The recent mass shootings at the Tops Friendly Market in Buffalo, New York and the Robb Elementary School in Uvalde, Texas were unspeakably horrific. My heart breaks for the parents, relatives, friends, teachers, and neighbors in those places that have become the object of so much death and destruction.
While mass shootings are not the most deadly crime problem facing our nation, there are far too many of them, they are deeply disturbing, and they are a symptom of something terribly wrong.
As long as people commit violent crimes, there will be a need for good, fair, and effective law enforcement. It’s not the only thing needed, but other responders are not suited to interdicting an actively violent situation. Unfortunately, emerging information makes it appear that law enforcement was not good and effective in the Uvalde shooting.
Law enforcement is local by nature. It works best when those who enforce the law work with the community they are policing and know it personally, when they have good policies and practices, they are trained in those policies and practices, and they act on those policies and practices.
In addition, by the design of our federated system, local law enforcement has primary responsibility for controlling crime. Federal law enforcement’s role is limited, supportive, and secondary.
All law enforcement is most effective when they work together and cooperate.
Maine has its share of all the problems everyone else does, including threats of violence at school. We just have less of them. But we still have to be vigilant.
Four years ago, as United States Attorney, and in response to the mass shooting at Marjory Stoneman Douglas High School in Parkland, Florida, I convened a working group to study the threat of school violence and make recommendations. The group included representatives of the Maine Attorney General’s Office, the Maine Department of Education, the Sheriff’s Association, and the three federal law enforcement agencies with the most experience in threat assessment and protection: the FBI, the United States Marshal Service, and the Secret Service.
Together, we surveyed the history of mass violence in general and school violence in particular. We analyzed some of the legal obstacles to investigating threats against schools. We reviewed literature on school threat assessment and response. We hosted a roundtable discussion among law enforcement and educators.
We concluded that current best practices include establishing a culture of caring that educates people and encourages them to notice when someone appears to be troubled, and to say something about it, because in most cases of mass violence, there were signs of trouble in advance. In addition, best practices include multi-disciplinary threat assessment teams to evaluate threats using the pathway to violence model, and to implement responses appropriate to the threat.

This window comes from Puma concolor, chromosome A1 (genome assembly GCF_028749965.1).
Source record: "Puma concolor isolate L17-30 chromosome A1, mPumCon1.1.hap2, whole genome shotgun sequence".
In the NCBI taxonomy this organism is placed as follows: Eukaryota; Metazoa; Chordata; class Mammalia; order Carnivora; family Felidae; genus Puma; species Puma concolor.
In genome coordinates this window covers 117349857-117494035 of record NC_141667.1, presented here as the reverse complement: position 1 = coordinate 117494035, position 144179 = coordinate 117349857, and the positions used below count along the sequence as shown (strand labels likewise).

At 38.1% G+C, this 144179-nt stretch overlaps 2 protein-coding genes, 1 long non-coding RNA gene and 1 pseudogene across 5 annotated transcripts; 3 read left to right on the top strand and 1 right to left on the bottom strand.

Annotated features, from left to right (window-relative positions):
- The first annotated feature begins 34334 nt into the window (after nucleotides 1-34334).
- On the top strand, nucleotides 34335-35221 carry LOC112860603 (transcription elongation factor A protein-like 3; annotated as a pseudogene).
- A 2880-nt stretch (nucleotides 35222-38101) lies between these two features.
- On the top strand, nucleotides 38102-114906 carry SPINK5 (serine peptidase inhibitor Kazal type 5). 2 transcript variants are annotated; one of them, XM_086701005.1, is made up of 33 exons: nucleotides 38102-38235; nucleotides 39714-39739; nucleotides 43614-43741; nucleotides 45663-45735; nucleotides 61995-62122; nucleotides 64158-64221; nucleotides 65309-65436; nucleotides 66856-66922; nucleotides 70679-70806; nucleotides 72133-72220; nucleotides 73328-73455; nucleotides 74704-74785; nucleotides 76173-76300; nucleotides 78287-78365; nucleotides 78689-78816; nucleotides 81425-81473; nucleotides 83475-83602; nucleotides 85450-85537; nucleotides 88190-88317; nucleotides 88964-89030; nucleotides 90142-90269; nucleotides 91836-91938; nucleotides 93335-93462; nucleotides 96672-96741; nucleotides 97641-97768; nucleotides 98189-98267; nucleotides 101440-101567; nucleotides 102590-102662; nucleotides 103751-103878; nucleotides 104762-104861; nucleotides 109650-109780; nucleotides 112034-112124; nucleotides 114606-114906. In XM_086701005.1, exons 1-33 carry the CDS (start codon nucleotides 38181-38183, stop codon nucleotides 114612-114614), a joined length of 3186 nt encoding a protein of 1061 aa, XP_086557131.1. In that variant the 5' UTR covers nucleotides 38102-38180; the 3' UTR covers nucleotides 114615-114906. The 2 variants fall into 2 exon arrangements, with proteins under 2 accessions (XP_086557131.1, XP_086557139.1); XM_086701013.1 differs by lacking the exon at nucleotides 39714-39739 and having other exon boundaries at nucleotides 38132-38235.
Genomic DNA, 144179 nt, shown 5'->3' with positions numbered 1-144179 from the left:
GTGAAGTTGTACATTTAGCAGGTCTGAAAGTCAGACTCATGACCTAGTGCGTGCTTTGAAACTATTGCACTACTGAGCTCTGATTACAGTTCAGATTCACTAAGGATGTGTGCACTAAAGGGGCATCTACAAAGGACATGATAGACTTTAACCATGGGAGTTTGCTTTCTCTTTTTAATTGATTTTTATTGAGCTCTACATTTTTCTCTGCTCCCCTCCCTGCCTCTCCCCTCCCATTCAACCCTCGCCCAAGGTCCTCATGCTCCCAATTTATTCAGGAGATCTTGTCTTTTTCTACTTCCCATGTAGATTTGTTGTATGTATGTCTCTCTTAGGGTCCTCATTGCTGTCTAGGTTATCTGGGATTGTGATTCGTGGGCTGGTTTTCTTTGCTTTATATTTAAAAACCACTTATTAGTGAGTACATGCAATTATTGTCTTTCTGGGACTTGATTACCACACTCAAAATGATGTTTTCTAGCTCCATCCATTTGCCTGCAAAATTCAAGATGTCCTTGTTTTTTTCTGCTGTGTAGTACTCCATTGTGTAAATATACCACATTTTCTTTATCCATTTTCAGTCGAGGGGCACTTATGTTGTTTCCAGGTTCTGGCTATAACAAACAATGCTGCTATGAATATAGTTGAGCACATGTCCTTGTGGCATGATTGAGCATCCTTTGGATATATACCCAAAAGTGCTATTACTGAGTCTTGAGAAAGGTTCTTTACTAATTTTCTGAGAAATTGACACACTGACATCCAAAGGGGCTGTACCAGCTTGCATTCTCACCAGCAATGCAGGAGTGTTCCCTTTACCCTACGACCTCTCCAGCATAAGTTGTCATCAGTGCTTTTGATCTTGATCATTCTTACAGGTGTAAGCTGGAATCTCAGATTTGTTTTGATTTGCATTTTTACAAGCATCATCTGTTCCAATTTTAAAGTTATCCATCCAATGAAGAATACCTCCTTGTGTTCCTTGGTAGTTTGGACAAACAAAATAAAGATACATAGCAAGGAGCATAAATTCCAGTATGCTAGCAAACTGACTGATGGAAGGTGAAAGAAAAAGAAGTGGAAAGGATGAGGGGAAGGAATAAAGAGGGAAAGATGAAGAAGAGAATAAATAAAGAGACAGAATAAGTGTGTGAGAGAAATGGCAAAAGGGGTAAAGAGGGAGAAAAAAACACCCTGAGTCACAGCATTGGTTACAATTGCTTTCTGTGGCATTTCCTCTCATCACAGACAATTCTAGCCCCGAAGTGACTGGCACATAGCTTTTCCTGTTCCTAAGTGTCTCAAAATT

The teams are composed of representatives of the professionals with relevant expertise and authority: educators, mental health professionals, and law enforcement. They are organized, authorized, and have processes for evaluating threats and deciding what actions to take in response to those evaluations.
The current thinking is that mass shooters are on a pathway to violence with specific behavioral markers that can be used to identify, assess, and manage those who are on the pathway. Those markers include harboring a grievance, experiencing stressors, exhibiting concerning behaviors such as self-harming, making concerning communications, planning and preparation, and acquiring firearms.
Many of those markers appear to have been present in the cases of both the Buffalo and the Uvalde shooters. People just didn’t take them seriously enough.
That’s where the threat assessment teams come into play. The teams use their expertise and the pathway model to evaluate the immediacy and severity of a threat and to implement an appropriate response. That appropriate response can range from doing nothing, to monitoring the situation, to getting a person counseling, to dispatching law enforcement to intercept an imminent threat of serious violence.
Current thinking is also that law enforcement should not wait, but should engage and try to neutralize an active shooter. That doesn’t appear to have happened in Uvalde either notwithstanding reports that its police department had a SWAT Team and conducted active shooter drills. (Federal and state law enforcement in Maine conducted active shooter drills pre-pandemic.)
We need to understand why these protocols didn’t work in Buffalo and Uvalde.
In February of 2019, I wrote a memo to the state Attorney General and Commissioner of Education summarizing our group’s work and recommendations, including the creation of regional threat assessment teams. The last I knew, Maine was pursuing some of those recommendations, and the US Attorney’s Office was inventorying service providers around the state to create an indexed compendium of resources available in the event they are needed.
But best practices are worthless if you don’t implement them.